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Smart cities: The Swedish think it's about economic, ecological, and social sustainability

Goutam Das     October 7, 2015

Goutam Das, Senior Editor, Business Today
A definition overload afflicts all discussions around smart cities but the Swedish thinking appears to be uncomplicated and more functional - much like the Scandinavian design movement of the 1950s.

Business Today recently met the Swedish Minister for Housing, Urban Development and Information Technology, Mehmet Kaplan, in Stockholm. Smart urban development , according to him, is anchored around three pillars - economic, ecological, and social sustainability. The three are intricately intertwined and the failure to get the ball rolling even on one of the three may mean a loss of dynamism to any smart city development.

Economic sustainability implies investments that are made today and those that can reap dividends for future generations. "We must use the best available technology and methods for urban development. Here, we believe that Sweden has done a tremendous job," the minister said. "We don't lean back and feel safe and say that we are good at this, so we don't need to do more advanced development. We always try to reach for a higher ground. This is a serious way of thinking for the future because those buildings we construct today will stand for ages," he added.

Investments in solar energy, for instance, is one example of what he means by economic sustainability. "That (investments in solar) may pay off in just a few years. So it is economically sustainable to invest in solar power, even in Sweden. India, of course, has much more sun," the minister said.

Ecological sustainability is caring about the environment. Sweden is a strikingly leafy country and yet, wants to push the boundaries of what it can do further. The country has been using bio gas in public transport - a form of renewable energy derived from organic feedstock. And according to the International Gas Union, over the past two decades, "successful initiatives have led Sweden to become the world leader in the use of biogas as a vehicle fuel. Over 50 per cent of the 1.7 TWh biogas produced annually (in the country) is used in vehicles".

Kaplan sees an opportunity for Indian and Swedish companies to partner in this area. "Indian and Swedish companies can develop solutions together that can fit the India scale. You can't transfer all the technology directly. In some areas, you can. When the complexity is rising, you have to do it together," he said.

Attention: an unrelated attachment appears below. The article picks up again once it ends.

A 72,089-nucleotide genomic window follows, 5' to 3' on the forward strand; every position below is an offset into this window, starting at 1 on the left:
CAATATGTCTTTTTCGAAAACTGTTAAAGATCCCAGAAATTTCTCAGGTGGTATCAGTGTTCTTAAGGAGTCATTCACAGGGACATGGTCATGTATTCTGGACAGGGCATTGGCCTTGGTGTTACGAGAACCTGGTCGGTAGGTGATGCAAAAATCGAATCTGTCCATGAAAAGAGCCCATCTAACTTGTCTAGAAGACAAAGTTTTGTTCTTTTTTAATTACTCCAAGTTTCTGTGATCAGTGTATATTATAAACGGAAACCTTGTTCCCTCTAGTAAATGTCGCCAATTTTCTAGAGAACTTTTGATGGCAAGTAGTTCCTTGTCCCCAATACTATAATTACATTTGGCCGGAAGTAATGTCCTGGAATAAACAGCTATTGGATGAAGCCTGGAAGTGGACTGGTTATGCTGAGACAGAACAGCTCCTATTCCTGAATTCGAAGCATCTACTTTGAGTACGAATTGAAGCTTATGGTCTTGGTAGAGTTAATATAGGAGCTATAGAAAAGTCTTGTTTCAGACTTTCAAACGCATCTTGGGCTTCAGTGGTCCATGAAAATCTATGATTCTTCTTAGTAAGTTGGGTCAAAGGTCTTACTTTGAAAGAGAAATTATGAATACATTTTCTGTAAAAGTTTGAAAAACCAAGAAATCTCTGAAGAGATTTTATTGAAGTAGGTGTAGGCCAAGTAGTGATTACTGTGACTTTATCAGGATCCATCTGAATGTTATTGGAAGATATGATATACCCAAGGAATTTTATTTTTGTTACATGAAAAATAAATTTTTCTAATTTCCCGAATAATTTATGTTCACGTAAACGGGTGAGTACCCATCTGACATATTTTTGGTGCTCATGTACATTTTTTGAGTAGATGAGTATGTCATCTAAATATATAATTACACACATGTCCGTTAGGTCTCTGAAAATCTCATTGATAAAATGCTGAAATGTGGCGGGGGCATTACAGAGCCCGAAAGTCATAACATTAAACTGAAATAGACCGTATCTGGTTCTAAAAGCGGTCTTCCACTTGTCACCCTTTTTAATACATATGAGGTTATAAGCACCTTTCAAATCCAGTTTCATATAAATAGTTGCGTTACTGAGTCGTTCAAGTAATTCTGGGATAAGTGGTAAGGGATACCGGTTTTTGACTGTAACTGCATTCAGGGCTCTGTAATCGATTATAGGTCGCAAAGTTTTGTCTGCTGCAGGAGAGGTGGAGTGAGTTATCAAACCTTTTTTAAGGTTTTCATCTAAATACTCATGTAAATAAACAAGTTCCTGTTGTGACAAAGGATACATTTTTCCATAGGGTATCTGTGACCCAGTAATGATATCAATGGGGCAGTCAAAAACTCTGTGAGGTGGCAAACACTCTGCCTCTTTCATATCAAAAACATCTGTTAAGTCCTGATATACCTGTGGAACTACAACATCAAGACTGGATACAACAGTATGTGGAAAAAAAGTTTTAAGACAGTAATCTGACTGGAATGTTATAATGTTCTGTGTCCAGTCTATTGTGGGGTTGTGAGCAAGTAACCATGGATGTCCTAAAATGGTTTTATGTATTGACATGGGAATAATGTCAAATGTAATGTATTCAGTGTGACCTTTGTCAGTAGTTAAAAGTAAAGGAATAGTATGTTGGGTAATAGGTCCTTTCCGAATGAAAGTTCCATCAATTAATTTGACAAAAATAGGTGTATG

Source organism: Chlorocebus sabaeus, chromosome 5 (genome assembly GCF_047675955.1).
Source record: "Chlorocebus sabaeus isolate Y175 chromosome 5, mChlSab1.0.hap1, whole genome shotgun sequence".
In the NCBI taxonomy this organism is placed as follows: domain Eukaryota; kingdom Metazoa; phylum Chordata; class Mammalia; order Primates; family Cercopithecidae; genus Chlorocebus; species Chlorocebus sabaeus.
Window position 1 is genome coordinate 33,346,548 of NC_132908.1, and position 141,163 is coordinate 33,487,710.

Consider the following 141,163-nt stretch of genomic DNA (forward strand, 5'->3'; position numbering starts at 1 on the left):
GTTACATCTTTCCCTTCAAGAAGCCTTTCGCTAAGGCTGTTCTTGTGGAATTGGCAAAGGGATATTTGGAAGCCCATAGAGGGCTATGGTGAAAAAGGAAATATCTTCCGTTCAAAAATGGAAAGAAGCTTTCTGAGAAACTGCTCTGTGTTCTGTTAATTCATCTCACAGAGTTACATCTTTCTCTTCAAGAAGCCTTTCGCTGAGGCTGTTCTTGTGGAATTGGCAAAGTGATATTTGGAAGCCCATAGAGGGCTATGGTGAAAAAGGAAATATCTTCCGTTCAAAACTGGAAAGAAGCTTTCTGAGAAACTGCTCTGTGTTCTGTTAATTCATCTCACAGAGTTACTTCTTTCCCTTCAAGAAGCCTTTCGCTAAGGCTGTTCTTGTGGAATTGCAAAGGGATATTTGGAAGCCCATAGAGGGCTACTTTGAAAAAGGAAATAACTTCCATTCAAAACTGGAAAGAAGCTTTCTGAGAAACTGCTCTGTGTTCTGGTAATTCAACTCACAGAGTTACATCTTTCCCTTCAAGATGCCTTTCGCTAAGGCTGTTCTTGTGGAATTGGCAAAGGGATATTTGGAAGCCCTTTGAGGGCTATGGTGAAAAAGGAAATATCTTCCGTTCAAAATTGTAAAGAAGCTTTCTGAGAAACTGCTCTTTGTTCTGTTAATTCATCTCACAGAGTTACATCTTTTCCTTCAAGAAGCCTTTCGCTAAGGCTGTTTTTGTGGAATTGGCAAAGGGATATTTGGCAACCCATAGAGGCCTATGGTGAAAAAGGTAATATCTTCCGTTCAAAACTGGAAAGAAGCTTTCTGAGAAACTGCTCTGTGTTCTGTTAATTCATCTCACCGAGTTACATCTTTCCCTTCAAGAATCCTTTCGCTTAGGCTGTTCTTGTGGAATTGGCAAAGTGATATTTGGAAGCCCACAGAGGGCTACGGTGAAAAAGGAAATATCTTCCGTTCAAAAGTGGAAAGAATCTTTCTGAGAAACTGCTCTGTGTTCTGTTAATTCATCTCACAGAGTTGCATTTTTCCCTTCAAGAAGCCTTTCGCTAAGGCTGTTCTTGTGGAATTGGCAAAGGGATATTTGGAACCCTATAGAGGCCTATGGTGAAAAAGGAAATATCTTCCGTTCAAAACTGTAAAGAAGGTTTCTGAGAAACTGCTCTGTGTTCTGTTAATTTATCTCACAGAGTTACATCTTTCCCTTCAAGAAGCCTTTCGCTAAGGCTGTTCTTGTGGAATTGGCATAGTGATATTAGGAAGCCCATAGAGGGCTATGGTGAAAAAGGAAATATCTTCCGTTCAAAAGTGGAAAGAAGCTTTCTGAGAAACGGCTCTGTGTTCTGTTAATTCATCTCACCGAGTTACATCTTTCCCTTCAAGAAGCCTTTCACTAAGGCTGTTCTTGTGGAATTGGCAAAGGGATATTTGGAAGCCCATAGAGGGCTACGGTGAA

In fact, in March this year, commercial vehicle maker Scania announced that along with Swedfund, the Swedish state's development financier, it was establishing a partnership to develop biogas production for use as an automotive fuel in Nagpur. The biogas will be produced in collaboration with Indian companies and it would use digested sludge from one of Nagpur's wastewater treatment plants. Indeed the results could be promising - as per the International Gas Union, a car running on biogas saves 2,600 kg of greenhouse emissions per annum compared to a petrol-driven car. And a bus with 55 passengers can run for 1,000 km on the food waste produced by its passengers each year.

Sweden's city planners, nevertheless, prioritise walking over everything else. Cycling comes next. There are huge investment numbers cited to develop biking and biking infrastructure. Minister Kaplan said that for the current year, the Swedish government has earmarked half a billion Swedish Krona under 'Urban Environment Agreements'. "Those municipalities who are investing in biking, walking and public transport, will get half of the funding for their investments from the state. It is an incentive to make local initiatives work even harder," he said.

Minister Kaplan's third leg - social sustainability - advocates a bottoms-up approach to building smart cities. Citizens, especially in Brownfield developments, may not want planning thrust upon them. They prefer to be part of the process, and that has its benefits.

"Involving residents in planning, building and renovating cities creates sustainable neighbourhoods. If you involve them in what planners are doing, things will go smoother and faster. I didn't just mean that processes are going to be faster. The main goal should be better decision making," he said. Better decisions, he added, will lead to a more secure feeling for those who are affected by redevelopment.

"Social sustainability also makes people grow - they can feel that they are a part of the solution," the minister said. That also means the affected are not part of the problem. Key lesson for Indian cities.

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